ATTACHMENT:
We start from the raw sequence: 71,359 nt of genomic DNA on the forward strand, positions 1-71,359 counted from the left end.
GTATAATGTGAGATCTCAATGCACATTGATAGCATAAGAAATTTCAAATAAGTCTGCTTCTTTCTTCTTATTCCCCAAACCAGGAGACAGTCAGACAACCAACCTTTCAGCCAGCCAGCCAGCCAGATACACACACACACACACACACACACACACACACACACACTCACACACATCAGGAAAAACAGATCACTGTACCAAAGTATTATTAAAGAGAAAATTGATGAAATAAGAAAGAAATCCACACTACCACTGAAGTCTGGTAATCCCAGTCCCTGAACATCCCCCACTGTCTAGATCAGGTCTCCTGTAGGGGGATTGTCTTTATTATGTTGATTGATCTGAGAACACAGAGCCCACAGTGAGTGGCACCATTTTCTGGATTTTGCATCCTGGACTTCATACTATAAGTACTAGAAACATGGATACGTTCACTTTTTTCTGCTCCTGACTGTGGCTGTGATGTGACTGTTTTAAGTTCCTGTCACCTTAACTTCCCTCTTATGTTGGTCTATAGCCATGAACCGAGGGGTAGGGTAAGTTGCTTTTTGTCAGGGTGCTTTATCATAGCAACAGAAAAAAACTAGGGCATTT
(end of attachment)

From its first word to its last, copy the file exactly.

We start from the raw sequence: 71,359 nt of genomic DNA on the forward strand, positions 1-71,359 counted from the left end.
GTATAATGTGAGATCTCAATGCACATTGATAGCATAAGAAATTTCAAATAAGTCTGCTTCTTTCTTCTTATTCCCCAAACCAGGAGACAGTCAGACAACCAACCTTTCAGCCAGCCAGCCAGCCAGATACACACACACACACACACACACACACACACACACACACTCACACACATCAGGAAAAACAGATCACTGTACCAAAGTATTATTAAAGAGAAAATTGATGAAATAAGAAAGAAATCCACACTACCACTGAAGTCTGGTAATCCCAGTCCCTGAACATCCCCCACTGTCTAGATCAGGTCTCCTGTAGGGGGATTGTCTTTATTATGTTGATTGATCTGAGAACACAGAGCCCACAGTGAGTGGCACCATTTTCTGGATTTTGCATCCTGGACTTCATACTATAAGTACTAGAAACATGGATACGTTCACTTTTTTCTGCTCCTGACTGTGGCTGTGATGTGACTGTTTTAAGTTCCTGTCACCTTAACTTCCCTCTTATGTTGGTCTATAGCCATGAACCGAGGGGTAGGGTAAGTTGCTTTTTGTCAGGGTGCTTTATCATAGCAACAGAAAAAAACTAGGGCATTT